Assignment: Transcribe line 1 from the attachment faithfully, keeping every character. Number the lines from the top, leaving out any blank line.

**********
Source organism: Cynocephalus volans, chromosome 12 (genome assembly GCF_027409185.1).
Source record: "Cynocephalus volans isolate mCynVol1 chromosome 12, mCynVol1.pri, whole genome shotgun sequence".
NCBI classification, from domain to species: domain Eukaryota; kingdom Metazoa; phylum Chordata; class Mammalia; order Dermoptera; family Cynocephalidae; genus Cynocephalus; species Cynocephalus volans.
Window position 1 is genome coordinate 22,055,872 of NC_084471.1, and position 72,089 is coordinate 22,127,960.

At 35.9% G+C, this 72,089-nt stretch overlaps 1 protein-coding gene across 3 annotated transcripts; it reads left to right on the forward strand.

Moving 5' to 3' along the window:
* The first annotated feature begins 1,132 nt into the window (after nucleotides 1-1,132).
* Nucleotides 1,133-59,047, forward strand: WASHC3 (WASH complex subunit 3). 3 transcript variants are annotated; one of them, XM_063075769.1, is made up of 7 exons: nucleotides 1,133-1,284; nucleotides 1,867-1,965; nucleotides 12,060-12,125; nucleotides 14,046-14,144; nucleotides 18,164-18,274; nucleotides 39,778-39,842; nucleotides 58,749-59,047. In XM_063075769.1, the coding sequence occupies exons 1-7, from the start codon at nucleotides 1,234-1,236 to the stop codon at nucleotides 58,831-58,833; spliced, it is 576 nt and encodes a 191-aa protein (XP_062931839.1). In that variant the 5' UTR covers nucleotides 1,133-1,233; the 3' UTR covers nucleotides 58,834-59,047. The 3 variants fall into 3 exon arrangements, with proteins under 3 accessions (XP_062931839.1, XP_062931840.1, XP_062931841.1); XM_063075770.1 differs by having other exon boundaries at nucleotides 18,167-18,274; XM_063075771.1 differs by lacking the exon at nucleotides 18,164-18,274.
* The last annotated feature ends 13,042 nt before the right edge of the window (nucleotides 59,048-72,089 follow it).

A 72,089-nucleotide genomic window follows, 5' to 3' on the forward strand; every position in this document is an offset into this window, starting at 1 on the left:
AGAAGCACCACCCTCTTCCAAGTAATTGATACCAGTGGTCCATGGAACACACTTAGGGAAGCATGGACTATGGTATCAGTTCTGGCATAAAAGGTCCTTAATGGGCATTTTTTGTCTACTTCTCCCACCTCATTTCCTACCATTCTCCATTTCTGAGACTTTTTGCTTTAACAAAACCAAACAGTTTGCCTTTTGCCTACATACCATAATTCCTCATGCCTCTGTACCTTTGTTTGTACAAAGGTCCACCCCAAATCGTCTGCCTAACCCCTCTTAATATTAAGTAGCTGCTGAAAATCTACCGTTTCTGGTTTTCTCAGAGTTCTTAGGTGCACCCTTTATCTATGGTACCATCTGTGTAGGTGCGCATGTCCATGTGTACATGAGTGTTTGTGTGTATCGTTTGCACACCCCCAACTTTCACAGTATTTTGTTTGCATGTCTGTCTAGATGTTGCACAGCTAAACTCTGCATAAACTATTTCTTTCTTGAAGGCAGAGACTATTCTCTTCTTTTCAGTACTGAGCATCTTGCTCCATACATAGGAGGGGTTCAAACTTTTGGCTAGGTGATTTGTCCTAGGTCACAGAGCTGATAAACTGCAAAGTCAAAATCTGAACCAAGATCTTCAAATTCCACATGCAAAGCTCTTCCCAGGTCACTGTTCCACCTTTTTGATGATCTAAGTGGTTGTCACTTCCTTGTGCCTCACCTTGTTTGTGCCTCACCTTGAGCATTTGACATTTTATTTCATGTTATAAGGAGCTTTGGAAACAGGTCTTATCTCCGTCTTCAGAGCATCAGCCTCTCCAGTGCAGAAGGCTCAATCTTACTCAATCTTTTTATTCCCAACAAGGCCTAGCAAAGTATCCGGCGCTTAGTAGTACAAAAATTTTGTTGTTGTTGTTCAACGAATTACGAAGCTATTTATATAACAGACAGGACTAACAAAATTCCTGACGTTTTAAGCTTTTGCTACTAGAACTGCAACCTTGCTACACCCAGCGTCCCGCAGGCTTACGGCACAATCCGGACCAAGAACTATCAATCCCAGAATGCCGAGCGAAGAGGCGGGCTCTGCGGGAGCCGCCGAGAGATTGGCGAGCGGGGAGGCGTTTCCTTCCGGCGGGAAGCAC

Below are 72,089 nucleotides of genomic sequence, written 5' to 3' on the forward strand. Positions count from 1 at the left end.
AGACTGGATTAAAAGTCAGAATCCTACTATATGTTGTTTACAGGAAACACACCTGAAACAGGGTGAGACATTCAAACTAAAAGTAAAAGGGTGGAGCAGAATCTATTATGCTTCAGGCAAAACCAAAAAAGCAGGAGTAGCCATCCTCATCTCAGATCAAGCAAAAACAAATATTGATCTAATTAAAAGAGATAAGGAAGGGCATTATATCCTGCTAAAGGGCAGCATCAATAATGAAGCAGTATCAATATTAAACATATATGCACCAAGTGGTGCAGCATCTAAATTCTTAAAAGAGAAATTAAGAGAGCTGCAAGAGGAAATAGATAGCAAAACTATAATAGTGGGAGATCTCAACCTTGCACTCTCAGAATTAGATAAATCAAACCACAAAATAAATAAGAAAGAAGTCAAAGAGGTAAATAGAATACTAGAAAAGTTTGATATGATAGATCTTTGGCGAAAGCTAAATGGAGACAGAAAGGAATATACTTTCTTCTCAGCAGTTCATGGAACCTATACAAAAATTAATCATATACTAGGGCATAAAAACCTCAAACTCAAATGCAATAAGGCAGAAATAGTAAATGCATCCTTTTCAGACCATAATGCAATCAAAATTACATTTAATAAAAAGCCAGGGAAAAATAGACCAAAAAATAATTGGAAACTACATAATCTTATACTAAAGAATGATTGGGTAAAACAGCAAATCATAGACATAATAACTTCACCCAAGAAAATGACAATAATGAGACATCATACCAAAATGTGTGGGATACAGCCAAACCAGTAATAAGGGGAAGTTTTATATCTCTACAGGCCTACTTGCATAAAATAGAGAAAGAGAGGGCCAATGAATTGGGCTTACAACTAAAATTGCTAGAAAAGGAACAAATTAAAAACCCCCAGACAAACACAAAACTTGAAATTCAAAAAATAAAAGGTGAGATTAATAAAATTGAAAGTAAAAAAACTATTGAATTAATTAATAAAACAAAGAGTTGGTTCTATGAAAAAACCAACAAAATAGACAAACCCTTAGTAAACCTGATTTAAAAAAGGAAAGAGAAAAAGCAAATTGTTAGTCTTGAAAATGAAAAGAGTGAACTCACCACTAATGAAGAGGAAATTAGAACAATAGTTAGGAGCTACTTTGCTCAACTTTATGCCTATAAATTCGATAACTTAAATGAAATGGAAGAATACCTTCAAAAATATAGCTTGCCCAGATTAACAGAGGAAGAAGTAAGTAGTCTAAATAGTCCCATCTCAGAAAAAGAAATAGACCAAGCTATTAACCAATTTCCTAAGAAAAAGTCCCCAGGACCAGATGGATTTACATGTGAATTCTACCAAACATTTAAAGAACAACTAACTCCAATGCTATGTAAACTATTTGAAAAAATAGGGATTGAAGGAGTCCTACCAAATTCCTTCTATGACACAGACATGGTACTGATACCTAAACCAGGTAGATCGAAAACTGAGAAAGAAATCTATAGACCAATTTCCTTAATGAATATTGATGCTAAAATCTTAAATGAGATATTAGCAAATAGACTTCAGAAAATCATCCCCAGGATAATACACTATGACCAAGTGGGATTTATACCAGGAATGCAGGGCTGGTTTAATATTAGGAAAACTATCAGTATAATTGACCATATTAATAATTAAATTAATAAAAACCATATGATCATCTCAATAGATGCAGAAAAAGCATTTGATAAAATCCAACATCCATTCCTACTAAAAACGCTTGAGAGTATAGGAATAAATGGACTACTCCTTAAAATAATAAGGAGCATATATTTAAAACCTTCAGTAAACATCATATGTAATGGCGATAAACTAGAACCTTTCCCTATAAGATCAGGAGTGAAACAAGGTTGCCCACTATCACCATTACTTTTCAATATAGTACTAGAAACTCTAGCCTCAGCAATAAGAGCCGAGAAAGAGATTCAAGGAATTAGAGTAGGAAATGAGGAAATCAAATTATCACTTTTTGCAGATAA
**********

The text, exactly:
Source organism: Cynocephalus volans, chromosome 12 (genome assembly GCF_027409185.1).